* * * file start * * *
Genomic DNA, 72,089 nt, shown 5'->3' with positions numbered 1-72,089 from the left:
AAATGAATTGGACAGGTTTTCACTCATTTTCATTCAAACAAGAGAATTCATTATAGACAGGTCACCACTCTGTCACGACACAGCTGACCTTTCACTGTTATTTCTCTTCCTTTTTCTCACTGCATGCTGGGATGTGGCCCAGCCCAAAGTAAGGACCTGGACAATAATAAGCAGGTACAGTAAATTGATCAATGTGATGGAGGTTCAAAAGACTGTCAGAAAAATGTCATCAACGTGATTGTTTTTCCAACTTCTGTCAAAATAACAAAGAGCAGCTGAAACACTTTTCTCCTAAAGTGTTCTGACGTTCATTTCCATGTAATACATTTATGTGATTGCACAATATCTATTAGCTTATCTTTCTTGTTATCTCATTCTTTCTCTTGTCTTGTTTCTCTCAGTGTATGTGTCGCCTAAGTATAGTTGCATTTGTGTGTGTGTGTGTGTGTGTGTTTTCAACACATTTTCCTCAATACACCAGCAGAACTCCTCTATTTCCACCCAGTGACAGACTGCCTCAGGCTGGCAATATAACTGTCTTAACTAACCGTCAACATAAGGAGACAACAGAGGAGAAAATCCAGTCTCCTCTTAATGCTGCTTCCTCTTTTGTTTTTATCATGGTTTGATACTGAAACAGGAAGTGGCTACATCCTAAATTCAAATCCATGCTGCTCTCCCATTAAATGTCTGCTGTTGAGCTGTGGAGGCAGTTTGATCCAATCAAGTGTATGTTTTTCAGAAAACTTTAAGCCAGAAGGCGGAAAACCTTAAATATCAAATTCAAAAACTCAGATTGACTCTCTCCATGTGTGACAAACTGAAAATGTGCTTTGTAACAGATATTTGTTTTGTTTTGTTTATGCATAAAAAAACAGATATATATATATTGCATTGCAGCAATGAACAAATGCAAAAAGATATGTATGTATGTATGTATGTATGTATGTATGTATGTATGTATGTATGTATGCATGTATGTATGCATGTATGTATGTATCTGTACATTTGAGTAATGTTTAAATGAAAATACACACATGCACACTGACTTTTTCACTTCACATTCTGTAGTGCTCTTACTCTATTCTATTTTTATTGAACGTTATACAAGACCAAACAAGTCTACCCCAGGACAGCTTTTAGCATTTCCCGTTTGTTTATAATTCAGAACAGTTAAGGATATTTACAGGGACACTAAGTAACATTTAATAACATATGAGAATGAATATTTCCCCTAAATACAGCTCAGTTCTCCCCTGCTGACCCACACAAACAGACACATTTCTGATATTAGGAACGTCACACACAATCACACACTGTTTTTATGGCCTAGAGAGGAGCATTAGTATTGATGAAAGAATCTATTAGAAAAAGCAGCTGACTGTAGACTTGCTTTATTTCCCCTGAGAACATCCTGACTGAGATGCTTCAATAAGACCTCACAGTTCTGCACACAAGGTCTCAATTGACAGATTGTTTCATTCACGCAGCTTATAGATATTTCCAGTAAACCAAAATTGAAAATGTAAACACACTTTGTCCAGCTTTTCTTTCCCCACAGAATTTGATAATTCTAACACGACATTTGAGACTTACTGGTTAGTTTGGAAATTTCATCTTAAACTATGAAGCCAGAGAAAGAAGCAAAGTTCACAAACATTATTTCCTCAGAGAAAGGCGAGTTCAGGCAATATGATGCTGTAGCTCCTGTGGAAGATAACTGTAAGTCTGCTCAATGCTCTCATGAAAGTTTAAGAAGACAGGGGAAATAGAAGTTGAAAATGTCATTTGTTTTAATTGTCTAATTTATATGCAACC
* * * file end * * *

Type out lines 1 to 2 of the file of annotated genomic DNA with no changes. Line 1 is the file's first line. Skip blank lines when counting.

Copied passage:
Genomic DNA, 72,089 nt, shown 5'->3' with positions numbered 1-72,089 from the left:
AAATGAATTGGACAGGTTTTCACTCATTTTCATTCAAACAAGAGAATTCATTATAGACAGGTCACCACTCTGTCACGACACAGCTGACCTTTCACTGTTATTTCTCTTCCTTTTTCTCACTGCATGCTGGGATGTGGCCCAGCCCAAAGTAAGGACCTGGACAATAATAAGCAGGTACAGTAAATTGATCAATGTGATGGAGGTTCAAAAGACTGTCAGAAAAATGTCATCAACGTGATTGTTTTTCCAACTTCTGTCAAAATAACAAAGAGCAGCTGAAACACTTTTCTCCTAAAGTGTTCTGACGTTCATTTCCATGTAATACATTTATGTGATTGCACAATATCTATTAGCTTATCTTTCTTGTTATCTCATTCTTTCTCTTGTCTTGTTTCTCTCAGTGTATGTGTCGCCTAAGTATAGTTGCATTTGTGTGTGTGTGTGTGTGTGTGTTTTCAACACATTTTCCTCAATACACCAGCAGAACTCCTCTATTTCCACCCAGTGACAGACTGCCTCAGGCTGGCAATATAACTGTCTTAACTAACCGTCAACATAAGGAGACAACAGAGGAGAAAATCCAGTCTCCTCTTAATGCTGCTTCCTCTTTTGTTTTTATCATGGTTTGATACTGAAACAGGAAGTGGCTACATCCTAAATTCAAATCCATGCTGCTCTCCCATTAAATGTCTGCTGTTGAGCTGTGGAGGCAGTTTGATCCAATCAAGTGTATGTTTTTCAGAAAACTTTAAGCCAGAAGGCGGAAAACCTTAAATATCAAATTCAAAAACTCAGATTGACTCTCTCCATGTGTGACAAACTGAAAATGTGCTTTGTAACAGATATTTGTTTTGTTTTGTTTATGCATAAAAAAACAGATATATATATATTGCATTGCAGCAATGAACAAATGCAAAAAGATATGTATGTATGTATGTATGTATGTATGTATGTATGTATGTATGTATGTATGCATGTATGTATGCATGTATGTATGTATCTGTACATTTGAGTAATGTTTAAATGAAAATACACACATGCACACTGACTTTTTCACTTCACATTCTGTAGTGCTCTTACTCTATTCTATTTTTATTGAACGTTATACAAGACCAAACAAGTCTACCCCAGGACAGCTTTTAGCATTTCCCGTTTGTTTATAATTCAGAACAGTTAAGGATATTTACAGGGACACTAAGTAACATTTAATAACATATGAGAATGAATATTTCCCCTAAATACAGCTCAGTTCTCCCCTGCTGACCCACACAAACAGACACATTTCTGATATTAGGAACGTCACACACAATCACACACTGTTTTTATGGCCTAGAGAGGAGCATTAGTATTGATGAAAGAATCTATTAGAAAAAGCAGCTGACTGTAGACTTGCTTTATTTCCCCTGAGAACATCCTGACTGAGATGCTTCAATAAGACCTCACAGTTCTGCACACAAGGTCTCAATTGACAGATTGTTTCATTCACGCAGCTTATAGATATTTCCAGTAAACCAAAATTGAAAATGTAAACACACTTTGTCCAGCTTTTCTTTCCCCACAGAATTTGATAATTCTAACACGACATTTGAGACTTACTGGTTAGTTTGGAAATTTCATCTTAAACTATGAAGCCAGAGAAAGAAGCAAAGTTCACAAACATTATTTCCTCAGAGAAAGGCGAGTTCAGGCAATATGATGCTGTAGCTCCTGTGGAAGATAACTGTAAGTCTGCTCAATGCTCTCATGAAAGTTTAAGAAGACAGGGGAAATAGAAGTTGAAAATGTCATTTGTTTTAATTGTCTAATTTATATGCAACC